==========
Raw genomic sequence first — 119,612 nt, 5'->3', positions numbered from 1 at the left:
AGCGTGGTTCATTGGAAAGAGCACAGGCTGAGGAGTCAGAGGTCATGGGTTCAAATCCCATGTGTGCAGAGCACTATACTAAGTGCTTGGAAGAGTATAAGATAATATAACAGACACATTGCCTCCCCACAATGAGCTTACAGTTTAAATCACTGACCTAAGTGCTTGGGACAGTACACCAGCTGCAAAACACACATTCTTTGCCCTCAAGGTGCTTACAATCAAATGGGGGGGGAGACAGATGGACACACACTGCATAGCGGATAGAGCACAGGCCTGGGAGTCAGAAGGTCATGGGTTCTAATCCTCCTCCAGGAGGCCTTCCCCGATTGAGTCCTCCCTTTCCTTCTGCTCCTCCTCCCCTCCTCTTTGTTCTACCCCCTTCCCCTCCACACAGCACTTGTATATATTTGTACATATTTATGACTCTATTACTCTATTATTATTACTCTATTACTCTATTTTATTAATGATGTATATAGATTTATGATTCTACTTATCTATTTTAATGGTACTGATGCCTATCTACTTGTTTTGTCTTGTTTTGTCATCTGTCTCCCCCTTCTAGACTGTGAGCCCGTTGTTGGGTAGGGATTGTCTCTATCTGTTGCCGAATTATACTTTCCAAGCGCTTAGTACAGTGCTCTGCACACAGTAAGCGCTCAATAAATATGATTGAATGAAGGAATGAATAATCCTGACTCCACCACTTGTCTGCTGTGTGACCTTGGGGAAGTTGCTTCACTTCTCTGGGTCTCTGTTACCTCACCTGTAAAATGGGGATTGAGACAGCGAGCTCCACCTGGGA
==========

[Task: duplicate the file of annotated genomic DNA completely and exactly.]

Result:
Raw genomic sequence first — 119,612 nt, 5'->3', positions numbered from 1 at the left:
AGCGTGGTTCATTGGAAAGAGCACAGGCTGAGGAGTCAGAGGTCATGGGTTCAAATCCCATGTGTGCAGAGCACTATACTAAGTGCTTGGAAGAGTATAAGATAATATAACAGACACATTGCCTCCCCACAATGAGCTTACAGTTTAAATCACTGACCTAAGTGCTTGGGACAGTACACCAGCTGCAAAACACACATTCTTTGCCCTCAAGGTGCTTACAATCAAATGGGGGGGGAGACAGATGGACACACACTGCATAGCGGATAGAGCACAGGCCTGGGAGTCAGAAGGTCATGGGTTCTAATCCTCCTCCAGGAGGCCTTCCCCGATTGAGTCCTCCCTTTCCTTCTGCTCCTCCTCCCCTCCTCTTTGTTCTACCCCCTTCCCCTCCACACAGCACTTGTATATATTTGTACATATTTATGACTCTATTACTCTATTATTATTACTCTATTACTCTATTTTATTAATGATGTATATAGATTTATGATTCTACTTATCTATTTTAATGGTACTGATGCCTATCTACTTGTTTTGTCTTGTTTTGTCATCTGTCTCCCCCTTCTAGACTGTGAGCCCGTTGTTGGGTAGGGATTGTCTCTATCTGTTGCCGAATTATACTTTCCAAGCGCTTAGTACAGTGCTCTGCACACAGTAAGCGCTCAATAAATATGATTGAATGAAGGAATGAATAATCCTGACTCCACCACTTGTCTGCTGTGTGACCTTGGGGAAGTTGCTTCACTTCTCTGGGTCTCTGTTACCTCACCTGTAAAATGGGGATTGAGACAGCGAGCTCCACCTGGGA